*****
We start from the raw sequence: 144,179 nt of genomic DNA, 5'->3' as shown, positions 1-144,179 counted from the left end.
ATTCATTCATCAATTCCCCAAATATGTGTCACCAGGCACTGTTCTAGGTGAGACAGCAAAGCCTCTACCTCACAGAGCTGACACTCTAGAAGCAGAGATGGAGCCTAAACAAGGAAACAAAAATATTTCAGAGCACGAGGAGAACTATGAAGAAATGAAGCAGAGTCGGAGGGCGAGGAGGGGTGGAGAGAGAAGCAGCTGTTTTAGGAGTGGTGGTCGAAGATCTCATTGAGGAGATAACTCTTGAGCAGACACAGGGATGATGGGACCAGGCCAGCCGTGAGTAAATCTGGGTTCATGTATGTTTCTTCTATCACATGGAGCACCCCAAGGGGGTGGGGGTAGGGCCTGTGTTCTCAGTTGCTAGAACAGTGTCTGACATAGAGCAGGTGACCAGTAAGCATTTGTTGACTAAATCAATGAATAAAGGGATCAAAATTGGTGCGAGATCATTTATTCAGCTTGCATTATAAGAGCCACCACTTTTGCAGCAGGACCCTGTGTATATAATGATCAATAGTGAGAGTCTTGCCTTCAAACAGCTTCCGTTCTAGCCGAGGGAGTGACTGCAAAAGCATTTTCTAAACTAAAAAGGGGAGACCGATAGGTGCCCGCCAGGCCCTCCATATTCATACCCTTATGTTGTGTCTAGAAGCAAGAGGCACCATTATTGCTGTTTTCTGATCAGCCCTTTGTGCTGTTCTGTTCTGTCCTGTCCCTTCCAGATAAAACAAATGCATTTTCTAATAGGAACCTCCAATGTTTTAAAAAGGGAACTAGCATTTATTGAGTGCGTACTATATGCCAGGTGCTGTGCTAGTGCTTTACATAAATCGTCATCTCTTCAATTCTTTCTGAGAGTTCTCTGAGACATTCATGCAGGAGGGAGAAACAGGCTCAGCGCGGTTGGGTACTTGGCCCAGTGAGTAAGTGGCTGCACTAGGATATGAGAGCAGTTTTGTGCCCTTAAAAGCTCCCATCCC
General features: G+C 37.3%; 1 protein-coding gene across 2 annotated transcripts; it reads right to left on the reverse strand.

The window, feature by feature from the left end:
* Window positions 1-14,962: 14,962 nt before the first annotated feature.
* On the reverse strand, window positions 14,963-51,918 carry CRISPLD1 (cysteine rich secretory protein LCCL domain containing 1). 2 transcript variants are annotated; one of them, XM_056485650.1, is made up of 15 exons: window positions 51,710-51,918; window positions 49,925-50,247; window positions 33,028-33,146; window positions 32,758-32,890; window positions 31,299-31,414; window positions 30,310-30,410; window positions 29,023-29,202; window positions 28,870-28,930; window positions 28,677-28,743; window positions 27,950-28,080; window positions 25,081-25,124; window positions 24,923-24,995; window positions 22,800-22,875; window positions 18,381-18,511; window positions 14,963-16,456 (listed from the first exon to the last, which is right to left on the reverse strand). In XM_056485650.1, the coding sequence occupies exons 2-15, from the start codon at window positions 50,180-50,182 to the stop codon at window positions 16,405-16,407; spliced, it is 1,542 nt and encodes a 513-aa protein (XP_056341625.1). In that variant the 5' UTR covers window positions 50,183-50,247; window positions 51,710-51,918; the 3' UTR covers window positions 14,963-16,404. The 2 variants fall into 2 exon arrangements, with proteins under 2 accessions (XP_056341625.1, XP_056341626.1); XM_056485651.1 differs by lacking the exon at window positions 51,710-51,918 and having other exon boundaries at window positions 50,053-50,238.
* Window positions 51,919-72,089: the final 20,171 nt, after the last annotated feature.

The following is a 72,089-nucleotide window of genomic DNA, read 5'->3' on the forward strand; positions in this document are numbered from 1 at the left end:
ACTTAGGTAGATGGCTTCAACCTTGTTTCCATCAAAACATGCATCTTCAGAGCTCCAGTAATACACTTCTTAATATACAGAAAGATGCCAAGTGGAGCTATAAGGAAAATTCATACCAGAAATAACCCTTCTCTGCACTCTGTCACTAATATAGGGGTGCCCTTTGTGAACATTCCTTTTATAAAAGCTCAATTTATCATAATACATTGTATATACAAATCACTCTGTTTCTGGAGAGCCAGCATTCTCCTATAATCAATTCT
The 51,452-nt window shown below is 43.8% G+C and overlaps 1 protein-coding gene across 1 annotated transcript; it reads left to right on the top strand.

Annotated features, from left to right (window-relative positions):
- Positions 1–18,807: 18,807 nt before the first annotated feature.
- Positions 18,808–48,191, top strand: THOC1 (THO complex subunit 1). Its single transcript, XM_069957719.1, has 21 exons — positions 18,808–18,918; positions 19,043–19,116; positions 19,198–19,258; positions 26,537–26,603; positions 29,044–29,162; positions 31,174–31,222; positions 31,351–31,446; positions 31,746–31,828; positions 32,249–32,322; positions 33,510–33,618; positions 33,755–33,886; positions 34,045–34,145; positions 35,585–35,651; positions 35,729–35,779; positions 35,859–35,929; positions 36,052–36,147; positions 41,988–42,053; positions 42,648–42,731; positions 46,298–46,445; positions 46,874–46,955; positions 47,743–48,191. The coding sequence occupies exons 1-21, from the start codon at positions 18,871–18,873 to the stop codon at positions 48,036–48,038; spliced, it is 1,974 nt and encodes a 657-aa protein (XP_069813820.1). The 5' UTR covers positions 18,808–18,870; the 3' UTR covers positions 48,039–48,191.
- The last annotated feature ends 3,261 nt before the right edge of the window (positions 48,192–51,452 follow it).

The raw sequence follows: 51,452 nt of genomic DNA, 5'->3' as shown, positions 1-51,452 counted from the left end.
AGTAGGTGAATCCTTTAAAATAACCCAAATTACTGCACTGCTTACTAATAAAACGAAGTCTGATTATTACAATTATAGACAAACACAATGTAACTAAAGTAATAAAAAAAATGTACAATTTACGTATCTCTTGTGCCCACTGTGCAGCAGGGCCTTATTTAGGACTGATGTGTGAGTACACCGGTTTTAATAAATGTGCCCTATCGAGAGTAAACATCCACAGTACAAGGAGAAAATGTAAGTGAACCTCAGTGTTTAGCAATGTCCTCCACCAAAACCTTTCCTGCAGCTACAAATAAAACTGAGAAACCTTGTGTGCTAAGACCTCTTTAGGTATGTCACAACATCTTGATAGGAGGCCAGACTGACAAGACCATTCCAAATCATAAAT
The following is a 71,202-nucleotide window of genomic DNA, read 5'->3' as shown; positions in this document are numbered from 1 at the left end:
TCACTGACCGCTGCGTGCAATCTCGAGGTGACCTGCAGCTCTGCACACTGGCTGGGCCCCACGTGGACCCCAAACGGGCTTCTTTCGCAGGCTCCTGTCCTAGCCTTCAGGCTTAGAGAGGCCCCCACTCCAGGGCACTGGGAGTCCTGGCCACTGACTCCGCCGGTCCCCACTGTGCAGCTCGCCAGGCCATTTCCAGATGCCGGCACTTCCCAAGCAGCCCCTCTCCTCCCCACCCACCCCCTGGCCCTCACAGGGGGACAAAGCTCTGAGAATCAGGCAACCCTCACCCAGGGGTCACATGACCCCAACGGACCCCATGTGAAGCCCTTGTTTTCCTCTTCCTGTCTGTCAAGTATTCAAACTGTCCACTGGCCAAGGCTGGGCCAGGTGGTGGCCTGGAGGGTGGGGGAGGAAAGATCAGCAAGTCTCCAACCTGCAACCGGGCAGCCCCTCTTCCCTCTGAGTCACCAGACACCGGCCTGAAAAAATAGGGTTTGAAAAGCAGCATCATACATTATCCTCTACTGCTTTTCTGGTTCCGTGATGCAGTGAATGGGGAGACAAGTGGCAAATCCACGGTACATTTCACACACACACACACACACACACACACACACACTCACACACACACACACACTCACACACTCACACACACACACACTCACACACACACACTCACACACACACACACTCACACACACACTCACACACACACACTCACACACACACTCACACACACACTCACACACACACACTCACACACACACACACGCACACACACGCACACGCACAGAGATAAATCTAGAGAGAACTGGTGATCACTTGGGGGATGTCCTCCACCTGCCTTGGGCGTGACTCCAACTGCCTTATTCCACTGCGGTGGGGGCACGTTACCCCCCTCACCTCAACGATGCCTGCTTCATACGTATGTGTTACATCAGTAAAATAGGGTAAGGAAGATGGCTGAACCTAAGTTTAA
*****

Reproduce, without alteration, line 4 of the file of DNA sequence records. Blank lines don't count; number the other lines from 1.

The window, feature by feature from the left end: